Wednesday 25 November 2020

'Garden' by Uncivilized

2020 will surely go down as a year of incredibly mixed emotions for the New York jazz collective known as Uncivilized.

On the one hand, this year has seen the creative fulfilment of the band having released a fantastic set of singles in 'Reign STOMP' and 'Yams'.  While 'Reign STOMP' served as a rebel rousing and political call to arms - asserting their desire for political revolution, 'Yams' boasts three minutes of delightful discordance with twelve musicians constructing a stunning sonic backdrop that's nothing less than a joy.  And then there's the release of the much-anticipated full-length Uncivilized project, 'Garden', which takes the band's distinctive and expansive style of jazz and presents it over the course of 27 delectable Dilla-Donuts-esque bite-sized pieces.

The flip-side of this year clearly requires little summation.  In these extraordinary times that has seen the world reduced to quarantining, face masks, social distancing and curfews, the arts too have suffered tremendously with independent and touring musicians unable to perform and live music venues forced into closures.  For Uncivilized also, not only did these events derail what would have been the band's first live performance alongside pianist Aaron Parks, but not being able to tour in support of 'Garden' undoubtedly would also have come as a crushing blow particularly as Uncivilized, at their core, are a band that thrive off of performing their music to live audiences. 

Headed up by guitarist and founder Tom Csatari, Uncivilized have mined a series of live recordings from sessions taken place in August 2018 and subsequently re-mixed, re-edited and repackaged them to form what we now have as 'Garden'.  The music throughout is gloriously indicative of the variety of tags that tends to accompany any subsequent dissecting of Uncivilized's approach to music-making with descriptions ranging from "psych-jazz" to "folk-jazz" to "free-jazz".  Almost effortlessly, the collective create honest and sincere music with no regard to external perceptions of what boxes the end-result will fall into.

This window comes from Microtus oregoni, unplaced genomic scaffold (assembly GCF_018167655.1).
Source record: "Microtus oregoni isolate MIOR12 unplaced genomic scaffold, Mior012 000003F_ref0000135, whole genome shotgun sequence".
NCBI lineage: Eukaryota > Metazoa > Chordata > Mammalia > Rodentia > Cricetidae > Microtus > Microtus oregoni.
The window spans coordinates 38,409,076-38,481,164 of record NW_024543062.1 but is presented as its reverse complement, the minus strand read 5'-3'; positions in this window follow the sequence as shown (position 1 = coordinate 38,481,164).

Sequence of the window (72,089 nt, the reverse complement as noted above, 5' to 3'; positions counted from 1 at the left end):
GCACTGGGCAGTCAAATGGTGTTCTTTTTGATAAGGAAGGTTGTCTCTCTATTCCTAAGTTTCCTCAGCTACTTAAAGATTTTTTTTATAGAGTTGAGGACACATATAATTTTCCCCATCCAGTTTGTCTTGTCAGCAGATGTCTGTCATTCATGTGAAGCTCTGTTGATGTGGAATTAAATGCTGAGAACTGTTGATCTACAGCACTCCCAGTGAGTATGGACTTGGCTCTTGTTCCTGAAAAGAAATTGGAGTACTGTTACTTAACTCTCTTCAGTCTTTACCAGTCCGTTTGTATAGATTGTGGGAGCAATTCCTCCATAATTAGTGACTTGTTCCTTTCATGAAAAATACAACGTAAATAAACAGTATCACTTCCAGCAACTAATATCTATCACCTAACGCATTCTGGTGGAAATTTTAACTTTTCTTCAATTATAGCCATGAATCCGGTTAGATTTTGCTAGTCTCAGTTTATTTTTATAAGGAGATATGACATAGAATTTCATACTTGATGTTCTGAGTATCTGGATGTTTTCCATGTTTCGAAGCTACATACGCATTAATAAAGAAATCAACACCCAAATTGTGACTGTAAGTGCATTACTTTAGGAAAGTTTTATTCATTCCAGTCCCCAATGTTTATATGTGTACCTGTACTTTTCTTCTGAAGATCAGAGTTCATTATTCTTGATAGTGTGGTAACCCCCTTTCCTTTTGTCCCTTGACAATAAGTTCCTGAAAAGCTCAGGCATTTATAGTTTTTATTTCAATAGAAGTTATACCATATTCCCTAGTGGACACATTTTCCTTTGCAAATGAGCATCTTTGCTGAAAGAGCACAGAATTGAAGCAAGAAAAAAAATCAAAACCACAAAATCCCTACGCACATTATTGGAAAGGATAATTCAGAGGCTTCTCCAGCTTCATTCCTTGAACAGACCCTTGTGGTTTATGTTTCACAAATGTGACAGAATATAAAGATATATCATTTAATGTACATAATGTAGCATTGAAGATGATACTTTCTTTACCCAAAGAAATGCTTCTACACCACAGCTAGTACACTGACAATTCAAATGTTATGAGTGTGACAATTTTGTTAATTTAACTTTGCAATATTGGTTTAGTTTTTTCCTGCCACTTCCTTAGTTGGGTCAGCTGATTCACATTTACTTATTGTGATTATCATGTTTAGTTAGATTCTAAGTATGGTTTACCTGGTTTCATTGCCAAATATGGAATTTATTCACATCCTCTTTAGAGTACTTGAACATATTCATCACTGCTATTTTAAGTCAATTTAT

And whether that end-result comes as Uncivilized tackle Joni Mitchell's 'Woodstock' - presented here as a suite of recordings comprised over the course of six tracks - or whether they are turning their attention to the music of Stevie Wonder, like they do with their interpretation of 'Evil', or whether the music finds them celebrating the music of David Lynch's Twin Peaks as they do through two tracks on 'Garden' (making a nice extension to their 2017 recordings 'Uncivilized Plays Peaks' recorded at Barbès in Brooklyn) - the end-result is as focused as it is unpredictable.

Already boasting a fantastic ensemble of musicians that comprise Uncivilized, the line-up for half of the tracks on 'Garden' is bolstered by the thrilling inclusion of International Anthem trumpeter, Jaimie Branch.  Branch really delivers as the ideal collaborator for Uncivilized with both acts celebrated for their incredibly innovative styles, known for creating passionate pieces of music calling out injustice and challenging political reform (see Branch's 'FLY or DIE II: Bird Dogs of Paradise', 2019).

'Garden' feels like it's arrived after a really long wait and what's even more satisfying is that it's everything long-term listeners would want it to be.  Hopefully though the next Uncivilized full-length will arrive with the world having found itself in a happier and safer place.

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